Separate names with a comma.
Discussion in 'V.C.'s Parlor' started by otisblove, Mar 22, 2019.
Ever personally broken a guitar? Amp? Drumset? French horn? I’d love to hear about it.
Does this topic include "fixing" something until it doesn't work anymore?
Because I... well, I think I'd rather not talk about that.
Wow OB, you got me thinking about a lifetime of music stuff, and the only instrument I can think of that broke is a plastic toy clarinet that I played in kindergarten. I still have it, and I guess it could be glued, but it's broken.
My school had clarinet lessons in that grade (plastic toy version), then "flute" in 1st grade (plastic toy version), then real piano in 2nd grade. I stuck with piano, found a private teacher, and took lessons for ten years. My interest in music, but fatigue with piano lead me to the guitar.
Same here @LutherBurger. Only things I can think of that I’ve broken were things I was “fixing” or “improving”.
Well, I don't know exactly the context expected, but I've rendered two guitar bodies (inexpensive ones, thankfully) unusable through repeated rework (painting, stripping, sanding) when I was learning the craft.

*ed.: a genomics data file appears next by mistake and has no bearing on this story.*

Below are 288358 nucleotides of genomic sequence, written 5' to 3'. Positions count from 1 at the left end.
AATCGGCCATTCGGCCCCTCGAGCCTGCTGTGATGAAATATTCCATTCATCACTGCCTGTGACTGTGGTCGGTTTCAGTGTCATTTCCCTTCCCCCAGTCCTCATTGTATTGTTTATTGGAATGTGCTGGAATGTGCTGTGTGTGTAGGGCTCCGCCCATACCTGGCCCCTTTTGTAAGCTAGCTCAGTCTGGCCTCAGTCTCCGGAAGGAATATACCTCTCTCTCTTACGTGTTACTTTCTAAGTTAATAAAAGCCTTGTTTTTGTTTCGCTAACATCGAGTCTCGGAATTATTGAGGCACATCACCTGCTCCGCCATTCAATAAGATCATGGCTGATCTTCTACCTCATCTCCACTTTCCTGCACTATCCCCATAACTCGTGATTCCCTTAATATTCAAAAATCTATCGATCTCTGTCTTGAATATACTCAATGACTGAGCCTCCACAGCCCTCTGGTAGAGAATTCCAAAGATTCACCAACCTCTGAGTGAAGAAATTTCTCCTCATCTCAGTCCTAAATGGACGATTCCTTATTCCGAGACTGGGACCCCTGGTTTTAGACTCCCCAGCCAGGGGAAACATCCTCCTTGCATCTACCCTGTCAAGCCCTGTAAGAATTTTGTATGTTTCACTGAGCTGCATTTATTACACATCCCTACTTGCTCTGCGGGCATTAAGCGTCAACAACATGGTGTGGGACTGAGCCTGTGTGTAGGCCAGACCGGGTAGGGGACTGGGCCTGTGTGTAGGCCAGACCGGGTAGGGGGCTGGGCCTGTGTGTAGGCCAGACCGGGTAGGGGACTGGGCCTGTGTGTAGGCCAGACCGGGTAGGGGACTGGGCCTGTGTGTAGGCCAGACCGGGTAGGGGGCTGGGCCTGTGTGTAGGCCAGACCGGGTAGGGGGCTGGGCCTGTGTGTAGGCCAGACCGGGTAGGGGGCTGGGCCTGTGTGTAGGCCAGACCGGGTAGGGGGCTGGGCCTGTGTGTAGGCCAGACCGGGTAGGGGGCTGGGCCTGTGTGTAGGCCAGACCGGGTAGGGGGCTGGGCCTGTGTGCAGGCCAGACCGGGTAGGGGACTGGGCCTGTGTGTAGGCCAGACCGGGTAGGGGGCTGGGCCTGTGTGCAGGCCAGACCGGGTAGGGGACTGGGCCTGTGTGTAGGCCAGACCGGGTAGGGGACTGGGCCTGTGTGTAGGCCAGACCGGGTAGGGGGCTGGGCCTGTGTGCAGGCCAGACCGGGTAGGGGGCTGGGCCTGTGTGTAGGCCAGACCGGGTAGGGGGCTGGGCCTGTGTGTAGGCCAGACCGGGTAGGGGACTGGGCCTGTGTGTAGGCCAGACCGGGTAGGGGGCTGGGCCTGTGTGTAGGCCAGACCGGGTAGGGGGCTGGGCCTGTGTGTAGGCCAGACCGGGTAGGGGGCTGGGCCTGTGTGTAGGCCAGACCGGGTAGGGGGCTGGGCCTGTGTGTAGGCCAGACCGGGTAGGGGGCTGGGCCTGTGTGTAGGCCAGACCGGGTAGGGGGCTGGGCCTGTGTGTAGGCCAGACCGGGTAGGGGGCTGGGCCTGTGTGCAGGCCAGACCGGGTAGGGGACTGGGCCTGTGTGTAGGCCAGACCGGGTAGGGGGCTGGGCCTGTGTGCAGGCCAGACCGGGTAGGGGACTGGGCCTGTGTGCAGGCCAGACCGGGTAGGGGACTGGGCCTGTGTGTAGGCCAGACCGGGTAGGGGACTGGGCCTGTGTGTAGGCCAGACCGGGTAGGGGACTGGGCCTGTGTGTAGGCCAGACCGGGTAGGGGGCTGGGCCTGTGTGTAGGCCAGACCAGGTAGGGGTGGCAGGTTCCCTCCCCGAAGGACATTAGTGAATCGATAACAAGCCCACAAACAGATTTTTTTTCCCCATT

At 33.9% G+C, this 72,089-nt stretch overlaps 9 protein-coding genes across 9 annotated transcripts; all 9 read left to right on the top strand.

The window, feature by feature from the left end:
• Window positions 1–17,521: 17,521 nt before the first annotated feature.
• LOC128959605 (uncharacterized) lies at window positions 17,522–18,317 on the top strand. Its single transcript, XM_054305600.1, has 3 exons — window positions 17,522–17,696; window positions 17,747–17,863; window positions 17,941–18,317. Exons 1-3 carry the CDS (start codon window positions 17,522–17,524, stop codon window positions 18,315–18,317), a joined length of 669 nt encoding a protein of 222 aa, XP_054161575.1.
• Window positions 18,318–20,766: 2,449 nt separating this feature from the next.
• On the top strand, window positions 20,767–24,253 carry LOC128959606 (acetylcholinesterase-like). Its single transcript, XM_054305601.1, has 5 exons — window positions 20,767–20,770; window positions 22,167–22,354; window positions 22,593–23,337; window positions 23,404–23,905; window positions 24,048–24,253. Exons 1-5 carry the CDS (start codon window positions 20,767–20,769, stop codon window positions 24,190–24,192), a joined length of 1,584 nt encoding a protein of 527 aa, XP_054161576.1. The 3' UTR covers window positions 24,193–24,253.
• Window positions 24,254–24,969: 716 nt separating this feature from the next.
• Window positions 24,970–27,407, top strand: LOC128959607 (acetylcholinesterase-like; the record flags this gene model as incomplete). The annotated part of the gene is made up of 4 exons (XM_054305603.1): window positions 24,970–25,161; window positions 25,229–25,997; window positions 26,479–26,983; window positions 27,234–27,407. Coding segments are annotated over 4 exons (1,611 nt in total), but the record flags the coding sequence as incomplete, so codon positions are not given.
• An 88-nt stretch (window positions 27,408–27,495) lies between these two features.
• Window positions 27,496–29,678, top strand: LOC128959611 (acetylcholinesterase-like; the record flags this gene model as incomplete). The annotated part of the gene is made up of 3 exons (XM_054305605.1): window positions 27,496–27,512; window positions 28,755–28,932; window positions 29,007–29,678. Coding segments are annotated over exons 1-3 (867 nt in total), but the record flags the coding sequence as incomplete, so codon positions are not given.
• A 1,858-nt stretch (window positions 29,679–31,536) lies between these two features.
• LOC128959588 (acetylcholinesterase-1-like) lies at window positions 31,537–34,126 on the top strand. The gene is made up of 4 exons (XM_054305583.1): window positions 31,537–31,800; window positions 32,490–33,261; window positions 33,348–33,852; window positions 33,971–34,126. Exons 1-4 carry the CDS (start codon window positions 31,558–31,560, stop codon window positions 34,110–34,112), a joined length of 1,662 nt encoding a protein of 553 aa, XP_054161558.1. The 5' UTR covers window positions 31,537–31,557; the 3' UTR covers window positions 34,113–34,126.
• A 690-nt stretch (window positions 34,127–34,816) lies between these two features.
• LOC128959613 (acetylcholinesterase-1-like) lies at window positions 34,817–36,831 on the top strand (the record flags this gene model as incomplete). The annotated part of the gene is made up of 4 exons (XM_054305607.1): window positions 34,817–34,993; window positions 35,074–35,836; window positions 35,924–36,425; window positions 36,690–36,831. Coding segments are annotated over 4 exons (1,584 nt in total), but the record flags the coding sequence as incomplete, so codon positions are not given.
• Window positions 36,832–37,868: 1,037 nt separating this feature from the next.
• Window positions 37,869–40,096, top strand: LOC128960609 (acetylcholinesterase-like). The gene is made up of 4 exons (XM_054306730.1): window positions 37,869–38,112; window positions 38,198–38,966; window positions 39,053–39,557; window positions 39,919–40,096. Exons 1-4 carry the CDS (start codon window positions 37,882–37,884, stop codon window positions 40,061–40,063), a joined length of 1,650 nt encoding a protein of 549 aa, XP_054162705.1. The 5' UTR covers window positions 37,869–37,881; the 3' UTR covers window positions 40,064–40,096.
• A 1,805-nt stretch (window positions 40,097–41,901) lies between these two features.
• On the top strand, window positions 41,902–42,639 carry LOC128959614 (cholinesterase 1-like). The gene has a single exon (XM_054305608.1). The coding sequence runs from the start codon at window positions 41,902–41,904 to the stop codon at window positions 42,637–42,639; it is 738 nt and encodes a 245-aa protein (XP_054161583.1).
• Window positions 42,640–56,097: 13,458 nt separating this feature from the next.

I destroyed a HB once by trying to get the cover off. Wax everywhere! That plus force resulted in a broken lead. Turns out a utility knife works better for that.
On my first attempt at doing a fret dressing on a narrower neck I took too much off the frets as I beveled the edges, such that it was very easy to roll the high E string off the bottom of the neck.
I stack all of this up to learning though. I've never had anything catastrophic or purely accidental. No exploding tubes, fires, broken headstocks, or anything like that.
Such lofty aspirations, yielding only bitter disappointment and shame.
I feel your pain, brother.
For lack of a better description, the location was "Church Camp"
I was talking to the band and jumped off the stage. The guitarist's Gibson SG fell off the stand. The headstock did that famous Gibson thing. As a teenager this was one of the worst feelings I've ever felt.
I also dropped a new to me bass on the way into the house recently and the pickguard cracked and the instrument has some small dings now.
Back in the early 70s I blew three pairs of OEM type CTS speakers with my Ampeg VT-22 within a few weeks, But after I upgraded to Altec Lansing 417 8C drivers no more issues.
All I will say is that effects pods are not drop proof! Anything with a cord directly to a guitar shoud either A. be too heavy to move and heavy enough the plug comes out, or it should be strapped down well!
In high school I played out of an Ampeg svt or 4-vb(can't remember) but I thought Hey, i'm gonna wire this 18" speaker to maximize awesomeness. Band starts up, the two barewires touch and blamo. blown amp. You could hear the fuse blow over the drums guitar and bass noise. Could not fix the amp. I think I melted the output transformer. Like I said it's all hazy, this would have been around '89.
I once broke a pick ... and a string.
Yeah ... we know the feeling.